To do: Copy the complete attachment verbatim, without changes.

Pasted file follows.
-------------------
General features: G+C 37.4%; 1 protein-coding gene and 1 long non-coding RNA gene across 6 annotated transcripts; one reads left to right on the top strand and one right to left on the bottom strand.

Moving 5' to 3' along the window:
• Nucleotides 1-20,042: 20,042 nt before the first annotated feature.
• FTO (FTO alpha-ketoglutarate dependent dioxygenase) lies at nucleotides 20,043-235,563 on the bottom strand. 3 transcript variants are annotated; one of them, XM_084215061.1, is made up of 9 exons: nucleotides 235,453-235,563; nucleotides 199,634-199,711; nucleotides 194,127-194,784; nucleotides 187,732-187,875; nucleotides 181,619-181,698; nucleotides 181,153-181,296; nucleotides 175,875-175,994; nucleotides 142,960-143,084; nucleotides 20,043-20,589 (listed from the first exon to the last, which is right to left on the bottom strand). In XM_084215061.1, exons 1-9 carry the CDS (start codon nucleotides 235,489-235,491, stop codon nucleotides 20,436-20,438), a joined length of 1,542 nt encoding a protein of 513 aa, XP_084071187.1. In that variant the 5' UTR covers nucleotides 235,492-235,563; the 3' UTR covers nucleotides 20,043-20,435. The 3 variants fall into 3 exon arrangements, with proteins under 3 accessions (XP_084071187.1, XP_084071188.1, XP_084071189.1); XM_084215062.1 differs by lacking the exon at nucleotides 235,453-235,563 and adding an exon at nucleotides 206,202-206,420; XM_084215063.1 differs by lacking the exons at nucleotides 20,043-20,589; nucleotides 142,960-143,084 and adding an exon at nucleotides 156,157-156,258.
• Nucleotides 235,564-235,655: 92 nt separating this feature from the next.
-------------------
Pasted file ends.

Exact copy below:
General features: G+C 37.4%; 1 protein-coding gene and 1 long non-coding RNA gene across 6 annotated transcripts; one reads left to right on the top strand and one right to left on the bottom strand.

Moving 5' to 3' along the window:
• Nucleotides 1-20,042: 20,042 nt before the first annotated feature.
• FTO (FTO alpha-ketoglutarate dependent dioxygenase) lies at nucleotides 20,043-235,563 on the bottom strand. 3 transcript variants are annotated; one of them, XM_084215061.1, is made up of 9 exons: nucleotides 235,453-235,563; nucleotides 199,634-199,711; nucleotides 194,127-194,784; nucleotides 187,732-187,875; nucleotides 181,619-181,698; nucleotides 181,153-181,296; nucleotides 175,875-175,994; nucleotides 142,960-143,084; nucleotides 20,043-20,589 (listed from the first exon to the last, which is right to left on the bottom strand). In XM_084215061.1, exons 1-9 carry the CDS (start codon nucleotides 235,489-235,491, stop codon nucleotides 20,436-20,438), a joined length of 1,542 nt encoding a protein of 513 aa, XP_084071187.1. In that variant the 5' UTR covers nucleotides 235,492-235,563; the 3' UTR covers nucleotides 20,043-20,435. The 3 variants fall into 3 exon arrangements, with proteins under 3 accessions (XP_084071187.1, XP_084071188.1, XP_084071189.1); XM_084215062.1 differs by lacking the exon at nucleotides 235,453-235,563 and adding an exon at nucleotides 206,202-206,420; XM_084215063.1 differs by lacking the exons at nucleotides 20,043-20,589; nucleotides 142,960-143,084 and adding an exon at nucleotides 156,157-156,258.
• Nucleotides 235,564-235,655: 92 nt separating this feature from the next.